Frequently Asked Questions
Charter schools in Cook County provide an educational option to the families that live here or would like to live here. A different approach may meet the needs of students whose educational needs are not currently being met, as well as provide the opportunity for new ideas and visions in education to take shape.
WHO CAN ATTEND A
Anyone who applies will be admitted, up to the enrollment caps established by the school board. Charter schools are public schools and receive funding from the state and federal government based on the number of students attending. As a public school, enrollment must be open to all and provide an equal opportunity for all students to attend.
Yes! According to the Center for School Change at the Humphrey Institute: 21 out of 31 charter schools studied have reported gains after administering the same test twice. In addition, charter schools are required to state and achieve two specific, measurable academic and non-academic goals each year. Results of these goals are reported annually to the Minnesota Dept of Education.
No. Charter Schools ARE public schools and they operate in the interest of public school students. They use public education dollars and resources that are intended, and designated by the tax-paying public, for educating students. If a child moves from one public school to another, the dollars follow. If a district loses a student for any reason, it loses the corresponding revenues. Also, Charter schools often bring new education funds into an area by bringing new children into the public school systems:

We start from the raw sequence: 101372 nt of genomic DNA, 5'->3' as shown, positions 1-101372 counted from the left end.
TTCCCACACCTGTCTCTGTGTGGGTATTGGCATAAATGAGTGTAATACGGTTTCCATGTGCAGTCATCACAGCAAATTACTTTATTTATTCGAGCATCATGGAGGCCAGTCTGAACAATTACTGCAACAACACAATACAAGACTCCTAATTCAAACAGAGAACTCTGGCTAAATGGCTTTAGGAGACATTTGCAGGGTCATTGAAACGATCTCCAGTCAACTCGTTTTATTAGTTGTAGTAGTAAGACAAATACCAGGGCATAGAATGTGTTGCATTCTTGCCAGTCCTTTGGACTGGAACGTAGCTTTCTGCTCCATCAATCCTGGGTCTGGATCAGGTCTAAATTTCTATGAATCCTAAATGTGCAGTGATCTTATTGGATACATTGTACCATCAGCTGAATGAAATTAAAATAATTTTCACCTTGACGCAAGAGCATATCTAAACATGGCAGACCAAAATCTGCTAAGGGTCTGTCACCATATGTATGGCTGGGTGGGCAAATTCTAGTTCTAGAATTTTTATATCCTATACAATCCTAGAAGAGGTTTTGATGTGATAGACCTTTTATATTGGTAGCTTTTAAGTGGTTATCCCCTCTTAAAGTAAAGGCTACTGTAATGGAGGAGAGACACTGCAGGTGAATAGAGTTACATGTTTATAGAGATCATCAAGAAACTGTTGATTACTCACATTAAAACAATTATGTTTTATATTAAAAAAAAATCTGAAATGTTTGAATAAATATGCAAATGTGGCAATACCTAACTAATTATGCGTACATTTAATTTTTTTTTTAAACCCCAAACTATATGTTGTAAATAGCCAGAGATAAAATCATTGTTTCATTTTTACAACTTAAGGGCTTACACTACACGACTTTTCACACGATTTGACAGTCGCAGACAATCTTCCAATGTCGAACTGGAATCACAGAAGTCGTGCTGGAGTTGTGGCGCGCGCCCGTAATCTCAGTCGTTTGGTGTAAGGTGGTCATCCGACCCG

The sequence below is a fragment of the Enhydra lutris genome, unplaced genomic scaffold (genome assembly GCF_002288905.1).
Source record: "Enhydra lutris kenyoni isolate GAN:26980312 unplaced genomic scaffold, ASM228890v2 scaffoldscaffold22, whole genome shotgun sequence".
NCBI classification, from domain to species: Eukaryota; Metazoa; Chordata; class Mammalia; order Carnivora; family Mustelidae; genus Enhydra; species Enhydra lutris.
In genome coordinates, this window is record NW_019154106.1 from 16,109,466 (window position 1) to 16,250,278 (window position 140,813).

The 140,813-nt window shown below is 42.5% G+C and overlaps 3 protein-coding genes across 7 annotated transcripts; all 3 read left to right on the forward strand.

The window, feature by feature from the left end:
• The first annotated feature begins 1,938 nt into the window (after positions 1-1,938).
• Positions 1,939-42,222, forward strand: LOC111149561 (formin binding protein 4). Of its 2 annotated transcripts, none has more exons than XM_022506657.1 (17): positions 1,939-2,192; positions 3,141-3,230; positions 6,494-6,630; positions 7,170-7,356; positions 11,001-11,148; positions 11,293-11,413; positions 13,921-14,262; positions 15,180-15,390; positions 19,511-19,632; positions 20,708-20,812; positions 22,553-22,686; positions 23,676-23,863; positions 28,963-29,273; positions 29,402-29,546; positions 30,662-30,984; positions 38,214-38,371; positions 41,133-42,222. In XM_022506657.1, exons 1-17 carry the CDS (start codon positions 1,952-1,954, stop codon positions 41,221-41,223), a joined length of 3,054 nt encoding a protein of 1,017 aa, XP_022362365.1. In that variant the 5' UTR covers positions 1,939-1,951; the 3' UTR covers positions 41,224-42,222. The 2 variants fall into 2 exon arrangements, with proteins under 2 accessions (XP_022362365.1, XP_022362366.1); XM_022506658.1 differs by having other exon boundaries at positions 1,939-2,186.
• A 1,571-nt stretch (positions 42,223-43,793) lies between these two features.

home-schoolers, dropouts, and new families.
TAKE MONEY AND RESOURCES FROM PUBLIC SCHOOLS?
Yes. In order to receive state approval, charter schools must be innovative in at least one, and up to five different areas. Great Expectations will be innovative in the following areas:
*Improving pupil learning.
*Increasing learning opportunities for pupils.
*Encouraging the use of different and innovative teaching methods.
*Requiring the measurement of learning outcomes and create different and innovative forms of measuring outcomes
*Establishing new forms of accountability for school.
*Creating new professional opportunities for teachers including the opportunity to be responsible for the
learning program at the school site
DIFFERENT FROM OTHER PUBLIC SCHOOLS?
Yes. Charter schools are public schools and must meet the same requirements to provide Special Education services as other public schools.
OFFER SPECIAL EDUCATION?
Absolutely! Charter Schools must employ qualified teachers, and all employees must have criminal background checks.
USE LICENSED TEACHERS?
Yes. Charter Schools must operate within state and federal law and comply with health, safety, and civil rights laws and various business and state reporting regulations. They must submit annual reports to the parents and community, their sponsoring body and the state. They are also accountable to their sponsor/authorizer. As schools of choice, charter schools must also meet the high standards of the students and families they serve.